For me, and I suspect for other Americans who did watch, it was a glorious moment. President Bush appeared determined to do what is necessary to protect America, but only consistent with our values. American values have always included the belief that war must have a moral component. Might does not make right, as Sen. Ted Kennedy said. Grandiose new doctrines of pre-emption and invitations for single-bullet regime change could easily be confused with bullying: Swagger loudly and carry a really, really huge stick is an unattractive foreign policy, to say the least. Americans believe we fight just wars against aggressors who threaten us or other innocent allied nations.
Through the long months post-Afghanistan, various administration officials offered their sometimes weirdly warring, partial, incomplete and occasionally appalling justifications for war with Iraq. Like many Americans, I withheld judgment, waiting for the president to speak for himself and our nation: Why Iraq? Why now?
Bush framed the casus belli with devastating clarity: "Eleven years ago, as a condition for ending the Persian Gulf War, the Iraqi regime was required to destroy its weapons of mass destruction, to cease all development of such weapons and to stop all support for terrorist groups. The Iraqi regime has violated all of those obligations." Even today, Saddam Hussein has chemical and biological weapons that violate the terms of that treaty; he is rebuilding weapons facilities, assembling new squads of manned and unmanned aerial vehicles, and continuing to seek nuclear weapons, all clear treaty violations.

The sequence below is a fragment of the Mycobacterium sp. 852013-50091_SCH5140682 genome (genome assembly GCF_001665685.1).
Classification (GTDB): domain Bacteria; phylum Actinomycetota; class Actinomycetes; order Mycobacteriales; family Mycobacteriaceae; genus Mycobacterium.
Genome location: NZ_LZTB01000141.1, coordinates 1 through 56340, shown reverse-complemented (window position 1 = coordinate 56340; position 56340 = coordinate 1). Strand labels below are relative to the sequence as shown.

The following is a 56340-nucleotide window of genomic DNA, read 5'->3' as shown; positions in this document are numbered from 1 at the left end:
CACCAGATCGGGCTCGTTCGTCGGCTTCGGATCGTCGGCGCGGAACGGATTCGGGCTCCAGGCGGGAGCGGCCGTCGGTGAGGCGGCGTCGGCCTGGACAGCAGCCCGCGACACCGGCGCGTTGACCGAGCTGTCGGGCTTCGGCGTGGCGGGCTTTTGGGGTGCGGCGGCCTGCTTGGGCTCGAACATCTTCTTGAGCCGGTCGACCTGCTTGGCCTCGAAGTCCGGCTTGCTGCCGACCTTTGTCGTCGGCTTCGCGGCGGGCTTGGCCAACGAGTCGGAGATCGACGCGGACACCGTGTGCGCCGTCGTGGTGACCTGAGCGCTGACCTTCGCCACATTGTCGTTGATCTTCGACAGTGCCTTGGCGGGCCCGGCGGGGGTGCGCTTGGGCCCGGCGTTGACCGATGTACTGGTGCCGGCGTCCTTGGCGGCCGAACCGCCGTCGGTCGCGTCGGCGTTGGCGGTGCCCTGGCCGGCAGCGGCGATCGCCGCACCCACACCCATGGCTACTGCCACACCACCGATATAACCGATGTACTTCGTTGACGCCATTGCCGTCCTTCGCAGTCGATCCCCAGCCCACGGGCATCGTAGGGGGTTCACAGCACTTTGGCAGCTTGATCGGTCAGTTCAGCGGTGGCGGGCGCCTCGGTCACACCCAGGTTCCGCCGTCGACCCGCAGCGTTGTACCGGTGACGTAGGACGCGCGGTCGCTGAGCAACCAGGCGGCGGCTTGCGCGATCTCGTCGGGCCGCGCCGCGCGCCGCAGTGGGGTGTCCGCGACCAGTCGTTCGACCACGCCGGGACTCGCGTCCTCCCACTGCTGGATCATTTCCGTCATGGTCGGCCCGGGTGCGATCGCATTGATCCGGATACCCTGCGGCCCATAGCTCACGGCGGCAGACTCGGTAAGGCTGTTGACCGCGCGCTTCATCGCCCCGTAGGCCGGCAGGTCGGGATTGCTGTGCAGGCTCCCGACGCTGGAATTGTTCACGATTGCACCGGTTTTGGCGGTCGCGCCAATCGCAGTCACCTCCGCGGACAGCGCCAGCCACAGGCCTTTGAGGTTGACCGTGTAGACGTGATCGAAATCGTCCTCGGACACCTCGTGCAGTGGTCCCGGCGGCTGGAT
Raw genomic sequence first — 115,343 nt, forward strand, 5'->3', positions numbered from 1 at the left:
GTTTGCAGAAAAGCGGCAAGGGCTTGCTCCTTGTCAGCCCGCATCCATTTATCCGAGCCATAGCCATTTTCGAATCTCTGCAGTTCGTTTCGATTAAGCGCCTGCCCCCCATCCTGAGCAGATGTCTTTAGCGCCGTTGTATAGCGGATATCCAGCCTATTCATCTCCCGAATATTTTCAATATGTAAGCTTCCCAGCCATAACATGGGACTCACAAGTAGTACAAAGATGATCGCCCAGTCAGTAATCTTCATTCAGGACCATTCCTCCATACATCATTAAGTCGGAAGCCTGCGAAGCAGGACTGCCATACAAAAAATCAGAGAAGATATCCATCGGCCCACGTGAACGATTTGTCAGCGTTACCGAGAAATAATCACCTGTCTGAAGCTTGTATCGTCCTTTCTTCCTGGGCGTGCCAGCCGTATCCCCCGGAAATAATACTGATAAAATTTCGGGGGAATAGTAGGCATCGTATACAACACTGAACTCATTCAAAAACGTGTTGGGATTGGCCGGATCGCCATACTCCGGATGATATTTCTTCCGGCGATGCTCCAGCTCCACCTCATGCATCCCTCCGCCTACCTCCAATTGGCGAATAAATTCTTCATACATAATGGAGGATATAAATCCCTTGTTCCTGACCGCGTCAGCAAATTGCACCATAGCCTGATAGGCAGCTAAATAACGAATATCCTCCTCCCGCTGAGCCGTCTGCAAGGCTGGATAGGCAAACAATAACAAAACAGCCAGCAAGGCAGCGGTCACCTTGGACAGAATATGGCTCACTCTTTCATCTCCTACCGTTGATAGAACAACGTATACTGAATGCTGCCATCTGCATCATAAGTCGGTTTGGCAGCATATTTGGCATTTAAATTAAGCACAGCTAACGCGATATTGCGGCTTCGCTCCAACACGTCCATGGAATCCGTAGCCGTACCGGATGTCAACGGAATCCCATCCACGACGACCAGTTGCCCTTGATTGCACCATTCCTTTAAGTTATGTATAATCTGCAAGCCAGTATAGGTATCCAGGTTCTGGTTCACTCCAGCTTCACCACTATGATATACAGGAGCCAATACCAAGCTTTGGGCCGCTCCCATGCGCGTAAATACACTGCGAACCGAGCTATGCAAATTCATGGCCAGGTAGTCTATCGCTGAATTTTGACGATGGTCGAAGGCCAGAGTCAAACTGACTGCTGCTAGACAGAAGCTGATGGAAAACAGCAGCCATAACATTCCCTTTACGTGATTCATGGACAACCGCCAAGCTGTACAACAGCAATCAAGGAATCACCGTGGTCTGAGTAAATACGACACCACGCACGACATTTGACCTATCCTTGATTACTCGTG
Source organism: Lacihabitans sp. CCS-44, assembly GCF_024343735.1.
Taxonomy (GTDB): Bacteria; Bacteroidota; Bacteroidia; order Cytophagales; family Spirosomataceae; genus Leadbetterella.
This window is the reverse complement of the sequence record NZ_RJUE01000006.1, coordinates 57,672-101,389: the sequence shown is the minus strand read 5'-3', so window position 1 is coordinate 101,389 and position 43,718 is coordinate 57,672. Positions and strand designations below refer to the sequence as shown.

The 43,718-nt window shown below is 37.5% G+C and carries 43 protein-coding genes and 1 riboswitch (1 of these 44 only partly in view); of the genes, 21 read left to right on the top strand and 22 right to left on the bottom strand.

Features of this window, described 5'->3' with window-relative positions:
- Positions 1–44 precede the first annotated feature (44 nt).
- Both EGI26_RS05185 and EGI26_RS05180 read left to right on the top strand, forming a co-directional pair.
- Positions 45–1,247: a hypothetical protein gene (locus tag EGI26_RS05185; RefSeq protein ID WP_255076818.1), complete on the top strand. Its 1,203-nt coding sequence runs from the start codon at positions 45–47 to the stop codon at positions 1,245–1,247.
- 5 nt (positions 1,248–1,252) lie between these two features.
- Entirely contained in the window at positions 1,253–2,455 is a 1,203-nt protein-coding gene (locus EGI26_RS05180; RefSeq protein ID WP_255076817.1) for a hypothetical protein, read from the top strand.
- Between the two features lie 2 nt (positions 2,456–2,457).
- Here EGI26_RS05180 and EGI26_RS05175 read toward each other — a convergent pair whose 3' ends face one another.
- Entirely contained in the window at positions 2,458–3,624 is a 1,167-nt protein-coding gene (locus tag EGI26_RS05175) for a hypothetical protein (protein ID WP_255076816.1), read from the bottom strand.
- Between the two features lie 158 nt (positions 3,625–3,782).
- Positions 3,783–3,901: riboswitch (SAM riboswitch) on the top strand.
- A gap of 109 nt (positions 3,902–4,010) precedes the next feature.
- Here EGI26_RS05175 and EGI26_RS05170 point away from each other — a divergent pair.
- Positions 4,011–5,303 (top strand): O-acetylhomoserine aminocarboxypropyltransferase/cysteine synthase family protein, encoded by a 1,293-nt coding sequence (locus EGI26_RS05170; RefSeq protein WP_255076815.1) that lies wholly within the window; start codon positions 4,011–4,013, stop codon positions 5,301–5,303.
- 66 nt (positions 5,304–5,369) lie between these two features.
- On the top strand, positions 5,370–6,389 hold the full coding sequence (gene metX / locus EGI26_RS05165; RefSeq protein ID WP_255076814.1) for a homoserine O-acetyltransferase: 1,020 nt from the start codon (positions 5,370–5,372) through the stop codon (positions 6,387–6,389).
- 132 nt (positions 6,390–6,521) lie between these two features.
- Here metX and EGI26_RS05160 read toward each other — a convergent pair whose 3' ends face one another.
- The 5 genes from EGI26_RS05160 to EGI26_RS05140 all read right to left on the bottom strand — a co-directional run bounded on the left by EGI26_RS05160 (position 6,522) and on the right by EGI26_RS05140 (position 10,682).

Saddam Hussein cannot assert an international or moral right to invade his neighbors, go down to ignominious defeat, sign a truce, repeatedly break the terms, and then try to hide behind the sanctity of his borders. Military action in Iraq would not be a new war, but a resumption of the Gulf War after a failed truce.
But even if it's a just war, is it the war that needs to be fought just now? Al Gore, among other critics, charges that war with Iraq will distract us from the larger war against terrorism. "To the contrary," said President Bush, "confronting the threat posed by Iraq is crucial to winning the war on terror."
Skeptics dismiss the idea of cooperation between Iraq and al-Qaida, saying bin Laden's troops despise the secular Iraqi regime. Skeptics miss the point. At some point in the last decade, international Islamicists began to cut deals with various Arab and Muslim nation-states: tacit support from governments in exchange for directing violence outward, toward Israel, Europe and now America.
Interrupting this kind of tacit state support for terrorism, which often leaves little or no fingerprints, requires a change in the balance of power in the minds of dictators across the Middle East. They have to decide that it is in their own corrupt, dictatorial self-interest to stay far away from Islamicist terror, that it is better to anger al-Qaida than the United States of America.
But with victory comes hope, not only for America but for the tortured, abandoned people of Iraq, according to Bush: "People everywhere prefer freedom to slavery, prosperity to squalor, self-government to the rule of terror and torture."
As another great American once said, "Gentlemen may cry peace! Peace! But there is no peace. The war is actually begun." That was Patrick Henry, speaking of war with Great Britain. But right now only Iraq is fighting.